. . .
One of the the biggest singles that the Rolling Stones ever released, “Honky Tonk Women” is also a record of firsts. Not only is it the first recording that the Stones made with Mick Taylor, it’s also the first song that features Keith’s five-string open G tuning, which — lhe stole from Ry Cooder and totally made his own. Oh, and it’s the first Stones song to properly integrate a horn section in with the band.
They’d had horns before, of course, but usually as decoration or for novelty’s sake. The horn section that came in with Mick Taylor’s guitar solo felt as integrated into the sound as the Memphis Horns did on any great Stax song you could name.
But of course, we’re getting ahead of ourselves here, because I should spare a few words for the opening of “Honky Tonk Women,” which remains one of the most insidious openings of any pop single ever. The first thing you hear, of course, is genius producer Jimmy Miller tinkling on a cowbell, followed by Charlie Watts coming in on a beat that doesn’t even exist, stuttering his kick drum around like a drunk leaving a honky tonk. And just when the whole thing might be heading for disaster, Keith steps in, splitting the difference, and both Watts and Miller instantly reorganize themselves around him, providing a unique but totally solid foundation for Mick Jagger to spit out the first verse.
I met a
Gin-soaked barroom queen in Memphis
She tried to take me upstairs for a ride
She had to
Heave me right across her shoulder
Cause I just can’t seem to drink you off my mind
Mick’s singing around the beat here, his phrasing playing hide-and-seek with the already established rhythms: what’s amazing is that everybody is continually creating space for everybody else, creating a stop-and-start frisson in the verses that not even the Stones could ever match again. And, of course, totally goes away when they go into the chorus, as Mick Taylor and Bill Wyman come in and Charlie plays a straight kick pattern.
It’s the honky tonk women
Gimme, gimme, gimme the honky tonk blues
And while Keith had come in on the “I just can’t seem to drink you off my mind,” he and Mick are now joined by a bunch of backing vocalists — Reparata & The Delrons, Doris Try and Nanette Workman — as Mick Taylor winds curlicue hooks around the whole thing, instantly integrating into a band he’d just joined. After the massive chorus, they go back down to bare-bones mode for the second verse.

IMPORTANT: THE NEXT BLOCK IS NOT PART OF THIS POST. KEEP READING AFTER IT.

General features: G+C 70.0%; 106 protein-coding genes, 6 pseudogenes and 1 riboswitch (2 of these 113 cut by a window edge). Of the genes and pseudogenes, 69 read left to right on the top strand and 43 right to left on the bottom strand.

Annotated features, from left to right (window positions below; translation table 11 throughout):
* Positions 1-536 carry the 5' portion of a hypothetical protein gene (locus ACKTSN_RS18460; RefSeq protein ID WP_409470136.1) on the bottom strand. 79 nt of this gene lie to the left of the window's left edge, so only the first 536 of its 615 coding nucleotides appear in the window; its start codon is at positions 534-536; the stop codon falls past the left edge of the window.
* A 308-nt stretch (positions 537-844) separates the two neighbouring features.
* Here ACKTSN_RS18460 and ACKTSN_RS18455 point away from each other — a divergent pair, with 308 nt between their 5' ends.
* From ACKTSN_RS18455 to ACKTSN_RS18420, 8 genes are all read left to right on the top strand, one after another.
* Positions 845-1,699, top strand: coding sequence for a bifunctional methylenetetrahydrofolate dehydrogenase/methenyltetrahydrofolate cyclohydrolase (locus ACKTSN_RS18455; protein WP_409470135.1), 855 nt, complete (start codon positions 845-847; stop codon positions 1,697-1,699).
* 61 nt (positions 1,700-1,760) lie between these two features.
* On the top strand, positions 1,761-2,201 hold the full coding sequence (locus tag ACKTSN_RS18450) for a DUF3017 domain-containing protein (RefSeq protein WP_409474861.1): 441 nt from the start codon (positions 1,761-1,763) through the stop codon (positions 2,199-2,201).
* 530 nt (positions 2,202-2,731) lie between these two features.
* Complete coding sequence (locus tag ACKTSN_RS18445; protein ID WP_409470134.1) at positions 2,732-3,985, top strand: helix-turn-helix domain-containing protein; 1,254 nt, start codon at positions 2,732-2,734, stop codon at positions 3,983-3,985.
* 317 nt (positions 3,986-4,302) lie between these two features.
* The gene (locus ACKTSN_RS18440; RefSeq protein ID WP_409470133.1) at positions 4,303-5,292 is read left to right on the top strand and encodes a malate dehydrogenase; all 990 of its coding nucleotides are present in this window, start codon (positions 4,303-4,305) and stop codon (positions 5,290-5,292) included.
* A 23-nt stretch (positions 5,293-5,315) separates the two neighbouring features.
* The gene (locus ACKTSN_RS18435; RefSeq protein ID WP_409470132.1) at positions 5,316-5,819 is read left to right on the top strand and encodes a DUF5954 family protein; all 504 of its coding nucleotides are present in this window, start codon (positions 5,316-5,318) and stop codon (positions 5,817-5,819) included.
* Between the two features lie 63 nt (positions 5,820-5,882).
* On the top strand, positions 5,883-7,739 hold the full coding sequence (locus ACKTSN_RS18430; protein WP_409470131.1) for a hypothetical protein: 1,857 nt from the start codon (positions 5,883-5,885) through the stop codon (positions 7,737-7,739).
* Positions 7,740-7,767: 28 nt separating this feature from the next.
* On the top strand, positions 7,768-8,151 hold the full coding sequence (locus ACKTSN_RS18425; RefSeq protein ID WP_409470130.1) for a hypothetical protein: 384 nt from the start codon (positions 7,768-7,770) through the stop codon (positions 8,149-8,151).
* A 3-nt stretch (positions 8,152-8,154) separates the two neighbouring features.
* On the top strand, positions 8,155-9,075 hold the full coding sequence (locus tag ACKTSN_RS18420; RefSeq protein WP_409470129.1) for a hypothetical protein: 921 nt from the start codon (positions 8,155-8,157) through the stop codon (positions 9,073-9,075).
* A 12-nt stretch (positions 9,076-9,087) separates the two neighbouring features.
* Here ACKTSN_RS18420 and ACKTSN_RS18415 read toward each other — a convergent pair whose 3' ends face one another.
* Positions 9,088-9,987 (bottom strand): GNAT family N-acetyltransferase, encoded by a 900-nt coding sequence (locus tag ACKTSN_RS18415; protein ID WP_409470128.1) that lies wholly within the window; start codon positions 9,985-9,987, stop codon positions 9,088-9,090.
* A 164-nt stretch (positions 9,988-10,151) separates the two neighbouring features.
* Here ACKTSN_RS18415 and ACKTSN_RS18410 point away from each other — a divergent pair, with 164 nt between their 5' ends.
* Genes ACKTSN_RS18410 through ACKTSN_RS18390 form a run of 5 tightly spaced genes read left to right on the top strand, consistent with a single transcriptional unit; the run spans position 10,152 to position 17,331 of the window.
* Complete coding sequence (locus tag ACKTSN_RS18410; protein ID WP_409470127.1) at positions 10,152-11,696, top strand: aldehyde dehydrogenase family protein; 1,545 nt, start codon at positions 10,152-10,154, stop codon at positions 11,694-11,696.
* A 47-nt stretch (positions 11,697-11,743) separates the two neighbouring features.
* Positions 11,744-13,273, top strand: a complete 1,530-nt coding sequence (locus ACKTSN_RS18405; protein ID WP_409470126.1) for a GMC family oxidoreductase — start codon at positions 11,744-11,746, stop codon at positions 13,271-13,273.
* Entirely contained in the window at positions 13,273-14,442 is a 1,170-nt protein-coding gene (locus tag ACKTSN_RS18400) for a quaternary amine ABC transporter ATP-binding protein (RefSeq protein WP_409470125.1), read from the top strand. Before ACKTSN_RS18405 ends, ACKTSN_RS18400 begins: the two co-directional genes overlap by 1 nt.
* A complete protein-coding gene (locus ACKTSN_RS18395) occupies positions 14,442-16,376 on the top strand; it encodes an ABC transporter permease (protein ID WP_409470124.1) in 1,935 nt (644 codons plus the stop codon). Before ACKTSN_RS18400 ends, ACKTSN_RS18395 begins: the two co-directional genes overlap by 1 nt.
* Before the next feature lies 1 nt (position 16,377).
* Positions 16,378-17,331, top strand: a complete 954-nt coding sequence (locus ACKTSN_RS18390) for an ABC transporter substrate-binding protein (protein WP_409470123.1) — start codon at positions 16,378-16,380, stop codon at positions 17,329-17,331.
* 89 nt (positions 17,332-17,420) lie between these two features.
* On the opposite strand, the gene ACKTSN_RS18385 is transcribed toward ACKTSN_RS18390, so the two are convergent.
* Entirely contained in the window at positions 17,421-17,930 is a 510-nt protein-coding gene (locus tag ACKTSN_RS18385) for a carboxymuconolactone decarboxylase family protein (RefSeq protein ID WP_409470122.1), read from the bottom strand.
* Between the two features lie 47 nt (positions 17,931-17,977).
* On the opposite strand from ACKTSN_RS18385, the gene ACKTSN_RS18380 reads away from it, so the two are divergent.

I laid a divorcee in New York City
I had to put up some kind of a fight
The lady then she covered me with roses
She blew my nose and then she blew my mind
“Honky Tonk Women” was one of those Stones song that I sang with my post high-school band, yet another song which saw 17-year-old Jim singing about experiences he’d never had. But, of course, it was fun to sing, especially the last choruses, which came after the Mick Taylor’s guitar solo and the horn section had kicked in, and now sounded just gigantic.
It’s a great bit of vocal arrangement, honestly: half of the vocalists are singing “hoooooooooooo-oooooonky tonk” while the other half are singing “honky tonk honky tonk” until they all come together on “women,” which goes on for a bit until Mick Taylor and Charlie Watts drive it on home, punctuated by a joyful Jagger “woo!!!”
There, of course, exists a completely different take on “Honky Tonk Women,” the raggedy fiddle-driven “Country Honk,” which they stuck in the middle of side one of “Let it Bleed,” and while it’s highly enjoyable — and it was always fun to freak out people who didn’t know that the car horn was part of the recording — you’ll note they didn’t release it as a single.
That’s because they knew what kind of powerhouse they had with “Honky Tonk Women,” which was the last Stones single to got to #1 on both the U.S. and U.K. charts — and in fact was their final U.K. #1 period, as the Stones slowly migrated in the public consciousness from being a British Invasion band to an American band that just happened to be from the U.K. — and remains a beloved radio and live staple to this day.
“Honky Tonk Women” Official Lyric Video
“Honky Tonk Women” live in Hyde Park, 1969
“Honky Tonk Women” live in Tempe, 1981
“Honky Tonk Women” live in Italy, 1990
“Honky Tonk Women” live in London, 1995
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